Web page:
When Doris Ilic graduated last June from North Bergen High School, it left a huge void on the girls’ basketball team.
Luckily for the Bruins, there was someone in place who could take over the leader role.
“I felt like I had to be the next leader,” said North Bergen junior forward Icies Hammer. “I felt like I had to be the one to motivate everyone else. I had to talk more on the court and keep everyone’s head up.”
Veteran North Bergen head coach Dan Reardon knew that Hammer was going to be up for the challenge.
“We didn’t want to put too much pressure on her,” Reardon said. “But I could see that Icies was a different player. Her work ethic improved. She started to play AAU ball in the summer. I think she realized that colleges were looking at her and she could get a scholarship. She didn’t realize that before. But she was ready for this year.”
Reardon said that he recently had a revelation about Hammer’s improvement.
“I was looking at old videos of Icies and I saw how much faster Icies is now from when she was a freshman and sophomore,” Reardon said of the 6-foot-1 Hammer. “I guess you can say that she was lumbering back then. Now she looks more athletic.”
Just how athletic?
“She can now shoot the 3-[point shot],” said Reardon, noting the fact that Hammer’s range has improved so much that she now regularly takes shots from behind the 3-point arc. “She looks better shooting it out there. She has the best percentage of our players from 3-point range.”
Most coaches would be very hesitant to take their dominant 6-foot-1 inside player and put her way outside from the rim.
“I saw her take a 3-pointer in practice and she swished it,” Reardon said. “She looked good doing it. She was fluid. I thought at first she was fooling around with it, but she has the power and strength to make that shot. She then can put the ball on the floor and drive to the basket. It makes her more dangerous.”
“Just because I’m bigger than everyone else doesn’t mean I can’t get better,” Hammer said.
While Hammer has been dabbling from long range, she still is in total command close to the basket.
In fact, Hammer recently rolled off an impressive string of games collecting double figures in both points and rebounds.
Hammer had six straight games of double-doubles, a streak that ended last Tuesday night in a win over Weehawken in the first round of the Hudson County Tournament.
Last week, Hammer had 27 points and 10 rebounds in a win against Union City, collected 23 points and had 10 rebounds in a loss to Bayonne, tallied 22 points and grabbed 13 rebounds in a win over Kearny and had 21 points and seven boards in the 53-13 win over Weehawken to advance in the Hudson County tourney.
In that game, Hammer collected the 1,000th point of her career, becoming the eighth girl in North Bergen history to reach the impressive milestone.
For her efforts, Hammer has been selected as The Hudson Reporter Athlete of the Week for the past week.
Hammer said that she has been playing basketball since she was six years old, but became more serious about the sport in eighth grade, when she realized that she was becoming a force to be reckoned with.
“I worked on my game, shooting, dribbling, rebounding,” Hammer said. “I wanted to become more dominant in the post.”
To aid in that cause, former North Bergen standout Lauren Jimenez was summoned to come and work with Hammer. Jimenez was a 6-foot-4 dominant center during her days with the Bruins, earning Hudson Reporter Player of the Year all four years of high school and taking her All-State resume to play at James Madison University. Jimenez is the program’s all-time leading scorer, tallying more than 1,800 points.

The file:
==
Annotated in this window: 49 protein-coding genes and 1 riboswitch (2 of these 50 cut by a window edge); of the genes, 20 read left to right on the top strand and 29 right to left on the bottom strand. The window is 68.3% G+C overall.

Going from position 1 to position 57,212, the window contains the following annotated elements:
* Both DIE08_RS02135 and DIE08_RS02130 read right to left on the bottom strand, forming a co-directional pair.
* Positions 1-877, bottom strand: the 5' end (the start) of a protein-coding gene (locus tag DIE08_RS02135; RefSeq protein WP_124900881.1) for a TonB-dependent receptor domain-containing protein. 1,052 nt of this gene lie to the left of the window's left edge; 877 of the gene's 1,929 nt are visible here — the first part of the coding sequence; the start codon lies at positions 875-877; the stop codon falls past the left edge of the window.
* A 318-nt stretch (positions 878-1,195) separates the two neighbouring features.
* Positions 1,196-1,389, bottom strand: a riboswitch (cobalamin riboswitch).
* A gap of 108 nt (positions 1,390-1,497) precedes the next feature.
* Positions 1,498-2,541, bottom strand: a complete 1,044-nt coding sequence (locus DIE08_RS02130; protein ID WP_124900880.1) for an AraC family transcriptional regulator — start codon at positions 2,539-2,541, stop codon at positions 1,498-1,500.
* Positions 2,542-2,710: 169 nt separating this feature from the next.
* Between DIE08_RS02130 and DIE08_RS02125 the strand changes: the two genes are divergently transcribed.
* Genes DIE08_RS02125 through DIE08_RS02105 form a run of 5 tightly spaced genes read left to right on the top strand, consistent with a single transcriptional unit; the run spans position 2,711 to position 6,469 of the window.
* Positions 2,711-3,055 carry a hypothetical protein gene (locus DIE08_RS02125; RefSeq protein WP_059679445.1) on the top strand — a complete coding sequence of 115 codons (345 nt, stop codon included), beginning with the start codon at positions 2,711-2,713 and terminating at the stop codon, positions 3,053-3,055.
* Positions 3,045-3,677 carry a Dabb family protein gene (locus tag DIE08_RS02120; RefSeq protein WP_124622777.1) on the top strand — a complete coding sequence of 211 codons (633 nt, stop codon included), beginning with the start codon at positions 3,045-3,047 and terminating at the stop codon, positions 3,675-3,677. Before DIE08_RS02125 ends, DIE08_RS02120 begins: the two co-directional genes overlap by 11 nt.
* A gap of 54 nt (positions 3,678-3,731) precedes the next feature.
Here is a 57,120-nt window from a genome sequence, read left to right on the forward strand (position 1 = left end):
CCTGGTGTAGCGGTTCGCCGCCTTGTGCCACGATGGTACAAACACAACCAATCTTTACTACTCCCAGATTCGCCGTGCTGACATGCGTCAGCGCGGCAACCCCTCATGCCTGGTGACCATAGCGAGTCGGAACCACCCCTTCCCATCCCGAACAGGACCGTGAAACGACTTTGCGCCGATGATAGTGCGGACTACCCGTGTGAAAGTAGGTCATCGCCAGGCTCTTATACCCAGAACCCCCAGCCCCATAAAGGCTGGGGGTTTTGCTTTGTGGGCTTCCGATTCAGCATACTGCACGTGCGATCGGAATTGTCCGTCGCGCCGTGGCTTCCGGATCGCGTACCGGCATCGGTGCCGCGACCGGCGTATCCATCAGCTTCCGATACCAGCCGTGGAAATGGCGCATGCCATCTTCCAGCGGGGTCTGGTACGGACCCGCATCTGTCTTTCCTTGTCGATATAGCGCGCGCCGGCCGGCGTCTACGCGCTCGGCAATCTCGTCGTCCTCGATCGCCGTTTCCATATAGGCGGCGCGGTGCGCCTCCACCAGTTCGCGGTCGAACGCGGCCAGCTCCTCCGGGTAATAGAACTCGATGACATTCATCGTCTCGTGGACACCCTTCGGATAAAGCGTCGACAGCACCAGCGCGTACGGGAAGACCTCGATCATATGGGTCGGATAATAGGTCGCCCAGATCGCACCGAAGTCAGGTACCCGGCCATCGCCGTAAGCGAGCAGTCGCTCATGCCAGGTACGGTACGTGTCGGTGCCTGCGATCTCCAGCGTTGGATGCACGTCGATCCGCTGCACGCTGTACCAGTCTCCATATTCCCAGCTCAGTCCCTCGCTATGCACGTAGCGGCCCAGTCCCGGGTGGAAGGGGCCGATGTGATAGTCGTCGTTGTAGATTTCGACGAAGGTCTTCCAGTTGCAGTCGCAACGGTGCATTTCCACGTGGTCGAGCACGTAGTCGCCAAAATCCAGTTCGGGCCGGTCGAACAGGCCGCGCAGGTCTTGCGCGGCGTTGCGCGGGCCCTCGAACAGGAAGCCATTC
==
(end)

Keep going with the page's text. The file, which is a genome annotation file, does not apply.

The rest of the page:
Jimenez has been giving her expertise close to the basket to Hammer.
“When Lauren gets in her face, it’s okay,” Reardon said. “And Icies takes it from Lauren. I try not to be too hard on Icies. Icies knows what Lauren has done and that she has a reputation. Lauren knows what it’s truly all about. We wanted to bring Icies along at the pace that she can handle.”
“She comes to practices and helps me a lot,” Hammer said. “I try to do what she tells me to do. I zero in on the things she tells me and I do it. It really has helped me.”
Reardon sees a lot of Jimenez in Hammer.
“She really reminds me now of Lauren,” Reardon said. “Icies is getting to that point with her footwork. She’s starting to face the basket more and hit that little jump shot. She puts teams in vulnerable positions by becoming more diversified.”
It has also turned Hammer into a full-fledged NCAA Division I prospect.
“She’s not D-I because she’s 6-foot-1,” Reardon said. “She has made herself into a better player.”
Hammer said that she has received interest from St. Peter’s, Sacred Heart, Mount St. Mary’s and St. Francis of New York. Hammer is only a junior, so she has plenty of time to field scholarship offers.
“I feel great about it,” Hammer said. “I think I’m getting better each game.”
“I think she’s D-I, but we’ll see what happens next year,” Reardon said. “She has to step it up to another level.”
Hammer is ready for that challenge.
“It’s always been my dream to be a D-I player,” Hammer said. “It’s what I want to do.”
But there was a lot of joy in gaining the 1,000-point plateau. Former 1,000-point scorers Jimenez and Betty Mendieta (the junior varsity coach) were on hand for the celebration.
“The girls bought her 100 balloons,” Reardon said. “She was crying when she scored the basket. The kids all love her. The chemistry on the team is tremendous. They all love being together, hanging out together.”
Hammer was happy to reach the milestone.
“I knew I was close,” Hammer said. “I didn’t want to think too much about it. It’s an accomplishment that not many people get a chance to do. I’m very fortunate and I’m proud.”
And Hammer is hopeful to keep the Bruins alive in the Hudson County Tournament and the upcoming NJSIAA North Jersey Section 1, Group IV tourney. – Jim Hague
Jim Hague can be reached at OGSMAR@aol.com.